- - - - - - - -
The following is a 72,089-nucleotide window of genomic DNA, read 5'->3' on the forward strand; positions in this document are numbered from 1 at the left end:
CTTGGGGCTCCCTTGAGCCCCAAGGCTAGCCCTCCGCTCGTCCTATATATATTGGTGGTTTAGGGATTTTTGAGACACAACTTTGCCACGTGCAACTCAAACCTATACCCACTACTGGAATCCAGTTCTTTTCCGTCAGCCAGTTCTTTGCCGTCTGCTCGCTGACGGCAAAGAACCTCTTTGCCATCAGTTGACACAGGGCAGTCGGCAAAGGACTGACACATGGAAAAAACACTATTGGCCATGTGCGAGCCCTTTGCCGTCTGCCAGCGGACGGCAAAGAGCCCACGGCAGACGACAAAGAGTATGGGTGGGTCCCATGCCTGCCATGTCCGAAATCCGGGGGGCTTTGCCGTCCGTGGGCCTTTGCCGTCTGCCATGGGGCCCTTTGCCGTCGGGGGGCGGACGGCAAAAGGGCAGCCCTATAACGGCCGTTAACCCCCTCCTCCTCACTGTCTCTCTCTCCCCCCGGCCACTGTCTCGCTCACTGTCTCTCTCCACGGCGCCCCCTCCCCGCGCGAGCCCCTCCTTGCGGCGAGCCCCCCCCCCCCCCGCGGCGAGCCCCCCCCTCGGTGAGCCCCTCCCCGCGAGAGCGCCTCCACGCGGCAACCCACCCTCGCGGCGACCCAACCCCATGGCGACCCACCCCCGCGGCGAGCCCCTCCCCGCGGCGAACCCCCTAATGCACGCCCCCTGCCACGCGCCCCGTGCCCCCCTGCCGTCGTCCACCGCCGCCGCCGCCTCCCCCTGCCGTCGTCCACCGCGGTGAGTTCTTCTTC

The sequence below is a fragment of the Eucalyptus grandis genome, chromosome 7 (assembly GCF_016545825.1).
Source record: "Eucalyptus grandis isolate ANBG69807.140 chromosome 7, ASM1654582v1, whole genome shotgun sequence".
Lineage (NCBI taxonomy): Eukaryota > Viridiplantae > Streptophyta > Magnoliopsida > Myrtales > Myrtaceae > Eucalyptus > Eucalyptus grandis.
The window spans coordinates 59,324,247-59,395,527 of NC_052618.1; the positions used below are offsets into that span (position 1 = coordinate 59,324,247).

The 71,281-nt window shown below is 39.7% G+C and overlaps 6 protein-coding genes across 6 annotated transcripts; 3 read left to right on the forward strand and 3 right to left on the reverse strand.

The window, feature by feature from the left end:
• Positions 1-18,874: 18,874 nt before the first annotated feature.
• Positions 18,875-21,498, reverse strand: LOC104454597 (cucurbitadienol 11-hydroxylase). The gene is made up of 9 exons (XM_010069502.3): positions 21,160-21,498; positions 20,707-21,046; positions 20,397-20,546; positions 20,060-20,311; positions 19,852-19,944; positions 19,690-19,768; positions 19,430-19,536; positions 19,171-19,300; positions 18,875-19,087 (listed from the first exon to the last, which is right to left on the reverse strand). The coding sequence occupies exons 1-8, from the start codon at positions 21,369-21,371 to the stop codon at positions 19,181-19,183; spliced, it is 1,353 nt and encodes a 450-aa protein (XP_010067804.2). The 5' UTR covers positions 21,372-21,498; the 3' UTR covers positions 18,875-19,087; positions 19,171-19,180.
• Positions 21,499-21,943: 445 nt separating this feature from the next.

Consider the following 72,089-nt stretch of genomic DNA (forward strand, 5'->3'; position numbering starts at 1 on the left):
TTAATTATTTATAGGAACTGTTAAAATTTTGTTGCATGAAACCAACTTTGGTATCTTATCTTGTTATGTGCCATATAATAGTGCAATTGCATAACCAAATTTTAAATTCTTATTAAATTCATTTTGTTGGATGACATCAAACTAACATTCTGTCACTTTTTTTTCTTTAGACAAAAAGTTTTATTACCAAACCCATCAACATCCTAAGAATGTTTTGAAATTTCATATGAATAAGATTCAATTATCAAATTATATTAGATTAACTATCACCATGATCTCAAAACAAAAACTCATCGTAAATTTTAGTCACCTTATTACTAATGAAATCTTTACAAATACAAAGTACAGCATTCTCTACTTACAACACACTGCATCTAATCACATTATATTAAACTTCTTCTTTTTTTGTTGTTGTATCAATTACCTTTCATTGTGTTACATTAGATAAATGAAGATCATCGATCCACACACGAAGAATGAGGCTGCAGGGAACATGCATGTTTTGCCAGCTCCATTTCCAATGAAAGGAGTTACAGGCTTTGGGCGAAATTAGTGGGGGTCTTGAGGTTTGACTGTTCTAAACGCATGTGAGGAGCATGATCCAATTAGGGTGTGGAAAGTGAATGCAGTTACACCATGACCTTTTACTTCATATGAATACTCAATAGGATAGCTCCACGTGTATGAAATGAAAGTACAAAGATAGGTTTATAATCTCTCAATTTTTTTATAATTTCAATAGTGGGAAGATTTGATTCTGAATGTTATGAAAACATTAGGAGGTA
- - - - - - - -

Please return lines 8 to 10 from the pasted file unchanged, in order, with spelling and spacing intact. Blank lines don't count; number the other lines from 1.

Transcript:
The window, feature by feature from the left end:
• Positions 1-18,874: 18,874 nt before the first annotated feature.
• Positions 18,875-21,498, reverse strand: LOC104454597 (cucurbitadienol 11-hydroxylase). The gene is made up of 9 exons (XM_010069502.3): positions 21,160-21,498; positions 20,707-21,046; positions 20,397-20,546; positions 20,060-20,311; positions 19,852-19,944; positions 19,690-19,768; positions 19,430-19,536; positions 19,171-19,300; positions 18,875-19,087 (listed from the first exon to the last, which is right to left on the reverse strand). The coding sequence occupies exons 1-8, from the start codon at positions 21,369-21,371 to the stop codon at positions 19,181-19,183; spliced, it is 1,353 nt and encodes a 450-aa protein (XP_010067804.2). The 5' UTR covers positions 21,372-21,498; the 3' UTR covers positions 18,875-19,087; positions 19,171-19,180.